Dunkin' Donuts is a beloved treat or everyday fix for many. In efforts to keep up with the times, the 70-year-old company is moving forward by " from its name and plans to emphasize its coffee and healthier or at least less sugary edibles. While the company took pains to say it would still sell donuts, the loss of donuts in the name does provide some trademark food for thought.
Dollars to donuts?
The company has used the spelling "donuts" for the last 50 years, instead of the traditional spelling of doughnut. Some critics wondered why the company would want to give up that highly identifiable trademark, leaving others to appropriate (and dilute) donut to the point where Merriam-Webster now lists it as a less common spelling of doughnut. Even spell check does not correct it.
This is all a cautionary reminder to those who own trademarks. If trademark holder does not protect them, the rights could slip away. The question is: Does this matter to a trademark holder?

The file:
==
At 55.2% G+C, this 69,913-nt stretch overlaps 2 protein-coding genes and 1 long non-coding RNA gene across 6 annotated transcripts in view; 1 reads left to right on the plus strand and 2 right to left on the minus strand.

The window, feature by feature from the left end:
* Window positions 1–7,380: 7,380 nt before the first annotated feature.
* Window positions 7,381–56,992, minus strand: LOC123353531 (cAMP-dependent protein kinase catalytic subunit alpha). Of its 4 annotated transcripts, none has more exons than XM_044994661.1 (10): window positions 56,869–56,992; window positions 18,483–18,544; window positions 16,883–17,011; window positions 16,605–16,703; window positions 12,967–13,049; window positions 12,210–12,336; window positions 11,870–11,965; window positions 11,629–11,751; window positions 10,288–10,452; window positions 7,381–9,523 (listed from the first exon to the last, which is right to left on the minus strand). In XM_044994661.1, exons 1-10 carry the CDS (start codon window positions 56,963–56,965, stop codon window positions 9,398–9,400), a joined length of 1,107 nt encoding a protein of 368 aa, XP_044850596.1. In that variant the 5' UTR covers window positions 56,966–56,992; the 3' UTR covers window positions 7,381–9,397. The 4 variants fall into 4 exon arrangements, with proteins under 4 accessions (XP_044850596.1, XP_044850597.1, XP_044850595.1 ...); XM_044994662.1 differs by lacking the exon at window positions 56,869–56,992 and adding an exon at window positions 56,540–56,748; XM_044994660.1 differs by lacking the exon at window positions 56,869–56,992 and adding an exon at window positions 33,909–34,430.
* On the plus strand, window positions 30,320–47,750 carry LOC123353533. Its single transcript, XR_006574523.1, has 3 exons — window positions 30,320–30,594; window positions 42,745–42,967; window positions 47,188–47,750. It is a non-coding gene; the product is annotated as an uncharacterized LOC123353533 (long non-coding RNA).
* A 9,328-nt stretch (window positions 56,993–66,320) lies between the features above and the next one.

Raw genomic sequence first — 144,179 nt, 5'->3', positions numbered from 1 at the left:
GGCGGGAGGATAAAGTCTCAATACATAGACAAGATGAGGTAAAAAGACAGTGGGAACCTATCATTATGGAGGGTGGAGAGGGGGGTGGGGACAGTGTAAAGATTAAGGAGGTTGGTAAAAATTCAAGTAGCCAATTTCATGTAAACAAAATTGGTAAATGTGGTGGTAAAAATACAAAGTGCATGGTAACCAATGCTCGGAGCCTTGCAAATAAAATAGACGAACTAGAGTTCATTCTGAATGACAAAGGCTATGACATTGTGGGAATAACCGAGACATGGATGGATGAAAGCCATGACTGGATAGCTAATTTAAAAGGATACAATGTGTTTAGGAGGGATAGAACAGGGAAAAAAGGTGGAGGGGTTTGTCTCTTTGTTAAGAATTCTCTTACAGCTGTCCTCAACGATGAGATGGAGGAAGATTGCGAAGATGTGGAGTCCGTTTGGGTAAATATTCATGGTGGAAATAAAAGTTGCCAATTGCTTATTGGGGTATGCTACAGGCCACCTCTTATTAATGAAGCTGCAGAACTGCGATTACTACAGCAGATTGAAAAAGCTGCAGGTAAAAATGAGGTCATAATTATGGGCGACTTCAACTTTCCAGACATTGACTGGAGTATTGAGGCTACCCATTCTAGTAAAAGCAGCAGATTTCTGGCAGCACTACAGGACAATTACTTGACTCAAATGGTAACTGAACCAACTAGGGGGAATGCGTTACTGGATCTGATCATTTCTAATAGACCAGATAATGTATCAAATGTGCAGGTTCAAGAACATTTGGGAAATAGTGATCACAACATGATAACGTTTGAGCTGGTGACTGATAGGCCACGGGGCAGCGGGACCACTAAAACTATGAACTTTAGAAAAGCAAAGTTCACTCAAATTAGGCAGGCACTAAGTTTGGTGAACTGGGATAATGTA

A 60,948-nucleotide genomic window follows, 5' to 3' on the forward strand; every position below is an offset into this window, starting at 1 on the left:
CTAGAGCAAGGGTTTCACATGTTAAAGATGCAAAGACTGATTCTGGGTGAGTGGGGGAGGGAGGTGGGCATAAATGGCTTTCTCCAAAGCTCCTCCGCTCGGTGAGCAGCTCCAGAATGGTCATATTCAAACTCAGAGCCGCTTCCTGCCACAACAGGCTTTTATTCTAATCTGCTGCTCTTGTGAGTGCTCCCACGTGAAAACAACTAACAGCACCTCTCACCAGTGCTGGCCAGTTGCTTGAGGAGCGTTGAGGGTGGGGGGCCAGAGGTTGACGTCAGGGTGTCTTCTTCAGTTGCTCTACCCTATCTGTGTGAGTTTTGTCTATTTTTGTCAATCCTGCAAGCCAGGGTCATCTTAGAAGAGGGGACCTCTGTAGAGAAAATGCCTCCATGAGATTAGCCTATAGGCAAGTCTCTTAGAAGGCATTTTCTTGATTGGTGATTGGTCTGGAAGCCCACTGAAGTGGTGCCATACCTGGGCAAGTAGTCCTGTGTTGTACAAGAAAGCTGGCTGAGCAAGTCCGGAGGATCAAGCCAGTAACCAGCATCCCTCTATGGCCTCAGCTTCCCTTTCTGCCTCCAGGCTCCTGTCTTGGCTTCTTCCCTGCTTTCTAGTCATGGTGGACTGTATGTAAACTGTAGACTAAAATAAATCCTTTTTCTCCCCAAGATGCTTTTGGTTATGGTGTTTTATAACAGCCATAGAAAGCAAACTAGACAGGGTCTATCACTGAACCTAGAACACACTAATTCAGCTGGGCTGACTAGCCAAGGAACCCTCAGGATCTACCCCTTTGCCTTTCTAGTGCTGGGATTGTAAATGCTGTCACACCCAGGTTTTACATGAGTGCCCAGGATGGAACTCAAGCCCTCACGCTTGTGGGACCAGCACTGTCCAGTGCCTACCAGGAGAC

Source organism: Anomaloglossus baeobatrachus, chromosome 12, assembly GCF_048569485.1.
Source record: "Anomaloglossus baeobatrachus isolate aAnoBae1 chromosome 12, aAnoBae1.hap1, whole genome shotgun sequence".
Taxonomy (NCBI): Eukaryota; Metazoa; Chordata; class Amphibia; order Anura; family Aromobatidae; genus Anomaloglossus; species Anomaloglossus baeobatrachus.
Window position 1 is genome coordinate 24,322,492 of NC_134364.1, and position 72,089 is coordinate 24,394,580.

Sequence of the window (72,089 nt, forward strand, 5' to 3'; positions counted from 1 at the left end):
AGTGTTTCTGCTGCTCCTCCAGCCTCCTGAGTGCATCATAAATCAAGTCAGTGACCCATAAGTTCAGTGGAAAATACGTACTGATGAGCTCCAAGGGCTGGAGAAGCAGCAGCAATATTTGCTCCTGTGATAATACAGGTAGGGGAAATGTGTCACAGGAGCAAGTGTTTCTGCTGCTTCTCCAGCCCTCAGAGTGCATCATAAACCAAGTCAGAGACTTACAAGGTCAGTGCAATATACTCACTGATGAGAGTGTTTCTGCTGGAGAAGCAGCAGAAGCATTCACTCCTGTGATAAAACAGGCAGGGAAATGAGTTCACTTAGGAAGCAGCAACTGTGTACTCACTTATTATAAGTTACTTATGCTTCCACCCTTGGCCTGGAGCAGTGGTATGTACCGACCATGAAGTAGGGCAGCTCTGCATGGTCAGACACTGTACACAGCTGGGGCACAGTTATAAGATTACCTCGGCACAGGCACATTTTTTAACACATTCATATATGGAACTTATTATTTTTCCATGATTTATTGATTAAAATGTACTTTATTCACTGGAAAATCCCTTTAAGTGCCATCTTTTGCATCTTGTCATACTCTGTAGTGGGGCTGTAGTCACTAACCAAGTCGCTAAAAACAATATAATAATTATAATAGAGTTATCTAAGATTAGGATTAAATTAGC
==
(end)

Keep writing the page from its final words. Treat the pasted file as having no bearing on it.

Are donuts what they are?
When a person or business initially registers a trademark, it is ostensibly to protect a product. However, changes with companies and consumers can move the trademark in a different direction than was initially intended, such as emphasizing coffee over donuts, or selling breakfast sandwiches using bagels. Fifty years ago, no one was thinking about the nutrition information the company provides, nor were they likely aware that turkey sausage could be made and consumed, as it is now at Dunkin'.
Will the brand update transition go smoothly?
The company is currently enjoying a bundle of free advertising because of the name switch. Will longtime customers still go there for glazed donuts? Probably. However, there are other changes in branding and marketing afoot for Dunkin' too. The rollout includes campaigns on social media as well as updates to the brick and mortar stores. It plans to change "Dunkin'" to "DNKN" (in the same recognizable shade of orange) for certain products.
Not every rebranding works (Remember Coke's attempt to update their cola formula?), but companies need to stay relevant to grow. Regardless of the reason, businesses serve their own best interests if they carefully build and protect trademarks. Attorneys can provide useful strategies for doing this. They can also help companies consolidate and expand the brand as needed in these changing times.